The tension is raised when Jamie McAllan (Garrett Hedlund) and Ronsel Jackson (Jason Mitchell) return to their respective families at the end of WWII. For these two young war heroes, it’s a long way from the battlefields of Europe to the muddy fields of Mississippi – geographically, but also socially and culturally. Ronsel is used to being treated as an equal; Jamie is haunted by death and destruction. Each realises that only the other can really understand what they have been through. Unfortunately, 1940s Mississippi is not quite ready for an interracial friendship, and Rees slowly ratchets up the tension towards an unavoidably tragic climax.
It may seem curmudgeonly, but the half star dropped can be blamed solely on the unnecessary use of voiceovers – unnecessary not because they don’t say anything meaningful – indeed they are often beautiful passages – but because they ultimately add nothing to the narrative and distract from the stunning visuals. Harsh, then, but for this reviewer a rare misstep by a director otherwise hitting all the right notes.
Lola Kirke is captivating in this cool and cleverly crafted LA-based neo-Noir.
Mumblenoir is the silly name attached to writer and director Aaron Katz’s niche brand of modern thrillers (the other being 2010s Cold Weather, although the rest of Katz’s filmography is not so easily pigeonholed), but don’t let that distract you. Gemini is a well-executed entry into the genre, derivative only to a point and worthy of comparison with other contemporary neo-Noir films such as Rian Johnson’s excellent Brick.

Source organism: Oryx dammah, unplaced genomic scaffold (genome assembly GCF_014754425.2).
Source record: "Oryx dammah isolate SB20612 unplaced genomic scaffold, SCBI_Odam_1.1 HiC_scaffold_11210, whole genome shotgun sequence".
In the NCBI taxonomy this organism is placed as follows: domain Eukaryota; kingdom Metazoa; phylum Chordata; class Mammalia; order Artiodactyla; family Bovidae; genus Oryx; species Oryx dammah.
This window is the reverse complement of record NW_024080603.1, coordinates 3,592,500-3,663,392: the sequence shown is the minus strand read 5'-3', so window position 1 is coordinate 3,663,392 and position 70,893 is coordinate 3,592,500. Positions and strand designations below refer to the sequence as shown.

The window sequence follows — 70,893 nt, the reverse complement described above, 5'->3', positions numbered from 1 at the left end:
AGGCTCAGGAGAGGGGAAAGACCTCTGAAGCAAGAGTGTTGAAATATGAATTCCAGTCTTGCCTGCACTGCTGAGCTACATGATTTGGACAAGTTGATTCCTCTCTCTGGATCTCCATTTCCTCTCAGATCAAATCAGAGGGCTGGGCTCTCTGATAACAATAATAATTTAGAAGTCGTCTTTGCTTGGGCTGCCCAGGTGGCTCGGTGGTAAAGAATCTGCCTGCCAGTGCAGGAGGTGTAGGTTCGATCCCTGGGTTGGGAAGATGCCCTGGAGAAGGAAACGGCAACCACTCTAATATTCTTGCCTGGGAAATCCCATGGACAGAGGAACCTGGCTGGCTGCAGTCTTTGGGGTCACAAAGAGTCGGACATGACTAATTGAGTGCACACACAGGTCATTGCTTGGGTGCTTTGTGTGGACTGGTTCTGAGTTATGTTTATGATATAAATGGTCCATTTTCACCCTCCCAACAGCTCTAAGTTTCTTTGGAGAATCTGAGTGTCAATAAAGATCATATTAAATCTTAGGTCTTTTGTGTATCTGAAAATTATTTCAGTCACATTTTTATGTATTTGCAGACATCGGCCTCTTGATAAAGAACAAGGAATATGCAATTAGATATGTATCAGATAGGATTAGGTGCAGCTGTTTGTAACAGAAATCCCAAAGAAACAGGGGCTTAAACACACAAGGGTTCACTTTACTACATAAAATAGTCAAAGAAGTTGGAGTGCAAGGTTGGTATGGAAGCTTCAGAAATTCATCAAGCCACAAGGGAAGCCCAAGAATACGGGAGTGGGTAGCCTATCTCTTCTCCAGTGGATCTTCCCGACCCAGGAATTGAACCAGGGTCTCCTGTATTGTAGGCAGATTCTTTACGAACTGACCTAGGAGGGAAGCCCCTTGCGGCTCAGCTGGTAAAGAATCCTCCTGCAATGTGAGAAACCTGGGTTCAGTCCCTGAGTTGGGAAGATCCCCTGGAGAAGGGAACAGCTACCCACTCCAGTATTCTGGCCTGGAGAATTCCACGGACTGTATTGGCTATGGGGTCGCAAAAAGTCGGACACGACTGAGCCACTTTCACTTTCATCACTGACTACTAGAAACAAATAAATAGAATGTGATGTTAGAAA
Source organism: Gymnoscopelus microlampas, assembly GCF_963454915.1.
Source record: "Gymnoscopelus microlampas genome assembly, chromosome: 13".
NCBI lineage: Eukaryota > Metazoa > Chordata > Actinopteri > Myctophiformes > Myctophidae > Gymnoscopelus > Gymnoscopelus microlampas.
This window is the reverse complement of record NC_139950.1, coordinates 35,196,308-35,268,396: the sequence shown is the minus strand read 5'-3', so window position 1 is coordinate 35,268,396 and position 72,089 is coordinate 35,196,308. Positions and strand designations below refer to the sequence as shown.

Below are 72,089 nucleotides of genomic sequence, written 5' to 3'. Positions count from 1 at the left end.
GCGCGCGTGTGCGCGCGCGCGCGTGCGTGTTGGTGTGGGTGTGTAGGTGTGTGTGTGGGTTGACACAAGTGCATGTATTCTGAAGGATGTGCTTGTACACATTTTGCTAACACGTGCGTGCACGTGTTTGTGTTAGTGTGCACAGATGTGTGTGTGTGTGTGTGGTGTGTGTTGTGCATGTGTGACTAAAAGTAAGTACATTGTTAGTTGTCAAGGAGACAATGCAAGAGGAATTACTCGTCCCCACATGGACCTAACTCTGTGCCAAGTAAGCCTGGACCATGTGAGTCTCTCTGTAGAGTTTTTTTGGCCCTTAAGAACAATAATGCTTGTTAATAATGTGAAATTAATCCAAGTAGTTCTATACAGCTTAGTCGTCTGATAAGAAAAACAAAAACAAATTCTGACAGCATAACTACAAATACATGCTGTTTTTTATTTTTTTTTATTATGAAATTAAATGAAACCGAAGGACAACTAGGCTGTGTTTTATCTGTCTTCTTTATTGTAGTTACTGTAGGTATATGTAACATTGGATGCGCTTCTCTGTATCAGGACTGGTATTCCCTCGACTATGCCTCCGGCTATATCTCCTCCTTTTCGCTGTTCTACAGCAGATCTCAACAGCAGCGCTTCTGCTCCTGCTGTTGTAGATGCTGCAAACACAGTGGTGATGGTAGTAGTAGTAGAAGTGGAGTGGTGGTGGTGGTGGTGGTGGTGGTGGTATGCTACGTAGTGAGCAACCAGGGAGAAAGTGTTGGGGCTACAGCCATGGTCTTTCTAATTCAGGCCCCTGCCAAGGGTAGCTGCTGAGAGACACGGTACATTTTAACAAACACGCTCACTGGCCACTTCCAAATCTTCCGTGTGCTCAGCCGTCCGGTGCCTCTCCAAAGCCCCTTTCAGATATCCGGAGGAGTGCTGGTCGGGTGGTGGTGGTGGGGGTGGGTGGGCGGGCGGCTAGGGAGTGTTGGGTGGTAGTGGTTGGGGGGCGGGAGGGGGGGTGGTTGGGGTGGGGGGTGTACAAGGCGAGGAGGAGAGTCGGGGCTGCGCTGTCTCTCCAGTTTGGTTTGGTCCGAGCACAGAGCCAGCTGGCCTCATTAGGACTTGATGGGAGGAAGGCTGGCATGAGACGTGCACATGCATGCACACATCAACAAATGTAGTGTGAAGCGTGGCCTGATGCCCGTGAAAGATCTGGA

There’s a murder mystery at the heart of Gemini, but Katz artfully crafts a film which is equal parts whodunnit, whydunnit, what exactly got done and should we even care? Lola Kirke is perfect in the central role as Jill, friend and put-upon assistant to movie star Heather (Zoë Kravitz). Before long, someone is dead and Lola is a prime suspect – but can she identify the killer before the police can pin it on her?
There are some tonally awkward moments, where Gemini feels unsure if it is a thriller or a satire, but mostly it pulls off a satisfying combination of the two. The culture of celebrity, the nature of responsibility, sexuality, power and influence are all in the crosshairs, but Gemini succeeds by never letting go of its central raison d’être. The final act features a fairly satisfying twist – some may see this coming from a distance, but somehow it doesn’t matter. There’s enough emotional punch to carry this off.
A thoroughly likeable yet ultimately underwhelming retelling of Billie Jean King’s famous tennis match against Bobby Riggs.
It’s probably fair to say that I wanted to like this film more. A lot. The ingredients are all there: a great cast, relevant politics, pedigree behind the camera. Somehow, though, it’s hard to be surprised when a sports film fails to live up to expectations – they so rarely do.
And so, perhaps, Battle of the Sexes was always facing an uphill battle. On the whole, it just about wins – certainly, Emma Stone is on the money as Billie Jean King and Steve Carrell finds just the right balance of chauvinism and likability in his portrayal of Riggs. But it’s hard to get away from the fact that the whole film just feels like the preamble to the main event – the Battle of the Sexes tennis match itself.